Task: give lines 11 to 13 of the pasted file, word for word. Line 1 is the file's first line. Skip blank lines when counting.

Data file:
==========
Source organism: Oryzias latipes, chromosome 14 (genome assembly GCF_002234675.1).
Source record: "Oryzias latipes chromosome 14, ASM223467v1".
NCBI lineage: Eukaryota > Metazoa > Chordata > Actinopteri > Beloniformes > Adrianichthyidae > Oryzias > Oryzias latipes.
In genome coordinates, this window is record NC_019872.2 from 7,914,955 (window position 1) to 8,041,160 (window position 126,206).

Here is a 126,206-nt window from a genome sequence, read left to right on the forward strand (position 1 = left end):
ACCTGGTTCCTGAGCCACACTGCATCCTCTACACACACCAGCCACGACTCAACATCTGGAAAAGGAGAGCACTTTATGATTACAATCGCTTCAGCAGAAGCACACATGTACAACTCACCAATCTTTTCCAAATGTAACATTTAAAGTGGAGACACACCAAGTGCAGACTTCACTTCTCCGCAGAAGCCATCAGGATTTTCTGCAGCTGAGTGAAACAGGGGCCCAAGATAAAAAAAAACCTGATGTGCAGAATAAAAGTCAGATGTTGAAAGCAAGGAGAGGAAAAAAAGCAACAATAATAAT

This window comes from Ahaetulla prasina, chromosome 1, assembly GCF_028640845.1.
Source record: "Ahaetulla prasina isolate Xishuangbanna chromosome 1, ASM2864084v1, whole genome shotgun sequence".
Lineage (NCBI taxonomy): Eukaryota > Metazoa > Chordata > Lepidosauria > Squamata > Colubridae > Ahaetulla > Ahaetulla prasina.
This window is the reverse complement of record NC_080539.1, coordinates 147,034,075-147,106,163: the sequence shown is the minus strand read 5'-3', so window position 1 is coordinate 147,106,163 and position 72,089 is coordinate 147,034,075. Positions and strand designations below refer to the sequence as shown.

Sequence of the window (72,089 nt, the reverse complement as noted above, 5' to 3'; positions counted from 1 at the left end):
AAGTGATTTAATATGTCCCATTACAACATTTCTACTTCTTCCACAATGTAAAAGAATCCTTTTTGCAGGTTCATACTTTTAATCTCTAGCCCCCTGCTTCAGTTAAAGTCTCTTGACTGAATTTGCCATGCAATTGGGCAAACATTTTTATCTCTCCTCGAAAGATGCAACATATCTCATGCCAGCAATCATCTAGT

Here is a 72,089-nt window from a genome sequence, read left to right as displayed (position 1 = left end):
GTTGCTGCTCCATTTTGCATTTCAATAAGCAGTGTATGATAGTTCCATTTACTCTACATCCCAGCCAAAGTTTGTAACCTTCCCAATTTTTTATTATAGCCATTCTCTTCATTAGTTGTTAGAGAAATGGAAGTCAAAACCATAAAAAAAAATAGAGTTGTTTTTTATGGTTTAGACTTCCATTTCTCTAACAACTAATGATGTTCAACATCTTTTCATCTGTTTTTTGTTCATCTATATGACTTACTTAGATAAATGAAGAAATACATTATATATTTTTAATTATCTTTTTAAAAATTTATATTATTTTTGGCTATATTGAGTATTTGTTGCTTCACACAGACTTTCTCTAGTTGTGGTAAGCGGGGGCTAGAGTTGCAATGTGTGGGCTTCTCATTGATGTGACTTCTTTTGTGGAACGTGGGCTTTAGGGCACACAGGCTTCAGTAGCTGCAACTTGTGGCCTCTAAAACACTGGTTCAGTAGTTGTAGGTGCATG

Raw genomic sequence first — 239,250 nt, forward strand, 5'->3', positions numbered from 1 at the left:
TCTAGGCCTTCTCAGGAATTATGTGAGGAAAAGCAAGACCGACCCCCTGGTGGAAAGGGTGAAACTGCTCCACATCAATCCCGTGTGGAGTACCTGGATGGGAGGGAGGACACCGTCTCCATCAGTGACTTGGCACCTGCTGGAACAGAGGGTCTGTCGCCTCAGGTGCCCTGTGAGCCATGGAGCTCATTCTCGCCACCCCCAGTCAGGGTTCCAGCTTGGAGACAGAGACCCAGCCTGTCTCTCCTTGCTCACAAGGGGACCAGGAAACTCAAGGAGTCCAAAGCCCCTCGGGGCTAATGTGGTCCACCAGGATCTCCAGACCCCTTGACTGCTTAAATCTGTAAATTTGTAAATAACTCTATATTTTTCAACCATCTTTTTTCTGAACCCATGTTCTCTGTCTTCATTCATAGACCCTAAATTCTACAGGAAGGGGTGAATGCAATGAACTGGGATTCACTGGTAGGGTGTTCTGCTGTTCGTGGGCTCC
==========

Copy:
Sequence of the window (72,089 nt, the reverse complement as noted above, 5' to 3'; positions counted from 1 at the left end):
AAGTGATTTAATATGTCCCATTACAACATTTCTACTTCTTCCACAATGTAAAAGAATCCTTTTTGCAGGTTCATACTTTTAATCTCTAGCCCCCTGCTTCAGTTAAAGTCTCTTGACTGAATTTGCCATGCAATTGGGCAAACATTTTTATCTCTCCTCGAAAGATGCAACATATCTCATGCCAGCAATCATCTAGT

Here is a 72,089-nt window from a genome sequence, read left to right as displayed (position 1 = left end):